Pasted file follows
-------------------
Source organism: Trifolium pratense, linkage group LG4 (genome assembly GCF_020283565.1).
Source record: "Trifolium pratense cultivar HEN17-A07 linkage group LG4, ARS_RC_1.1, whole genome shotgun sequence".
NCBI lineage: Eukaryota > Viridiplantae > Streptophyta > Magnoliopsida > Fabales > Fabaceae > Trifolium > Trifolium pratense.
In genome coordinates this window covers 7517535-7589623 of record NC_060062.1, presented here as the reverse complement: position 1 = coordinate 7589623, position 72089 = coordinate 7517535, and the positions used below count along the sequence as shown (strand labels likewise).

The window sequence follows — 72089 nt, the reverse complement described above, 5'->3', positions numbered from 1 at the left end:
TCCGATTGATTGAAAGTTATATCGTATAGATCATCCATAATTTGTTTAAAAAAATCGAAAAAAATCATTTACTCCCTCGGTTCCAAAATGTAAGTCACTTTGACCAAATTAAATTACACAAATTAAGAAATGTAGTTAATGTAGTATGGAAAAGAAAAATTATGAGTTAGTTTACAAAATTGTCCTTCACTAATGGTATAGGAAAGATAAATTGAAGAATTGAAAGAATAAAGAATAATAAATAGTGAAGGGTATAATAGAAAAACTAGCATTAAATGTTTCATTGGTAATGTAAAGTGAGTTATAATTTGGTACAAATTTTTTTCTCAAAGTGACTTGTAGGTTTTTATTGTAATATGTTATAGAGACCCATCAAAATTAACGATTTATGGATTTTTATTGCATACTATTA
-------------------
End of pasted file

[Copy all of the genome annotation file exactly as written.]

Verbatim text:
Source organism: Trifolium pratense, linkage group LG4 (genome assembly GCF_020283565.1).
Source record: "Trifolium pratense cultivar HEN17-A07 linkage group LG4, ARS_RC_1.1, whole genome shotgun sequence".
NCBI lineage: Eukaryota > Viridiplantae > Streptophyta > Magnoliopsida > Fabales > Fabaceae > Trifolium > Trifolium pratense.
In genome coordinates this window covers 7517535-7589623 of record NC_060062.1, presented here as the reverse complement: position 1 = coordinate 7589623, position 72089 = coordinate 7517535, and the positions used below count along the sequence as shown (strand labels likewise).

The window sequence follows — 72089 nt, the reverse complement described above, 5'->3', positions numbered from 1 at the left end:
TCCGATTGATTGAAAGTTATATCGTATAGATCATCCATAATTTGTTTAAAAAAATCGAAAAAAATCATTTACTCCCTCGGTTCCAAAATGTAAGTCACTTTGACCAAATTAAATTACACAAATTAAGAAATGTAGTTAATGTAGTATGGAAAAGAAAAATTATGAGTTAGTTTACAAAATTGTCCTTCACTAATGGTATAGGAAAGATAAATTGAAGAATTGAAAGAATAAAGAATAATAAATAGTGAAGGGTATAATAGAAAAACTAGCATTAAATGTTTCATTGGTAATGTAAAGTGAGTTATAATTTGGTACAAATTTTTTTCTCAAAGTGACTTGTAGGTTTTTATTGTAATATGTTATAGAGACCCATCAAAATTAACGATTTATGGATTTTTATTGCATACTATTA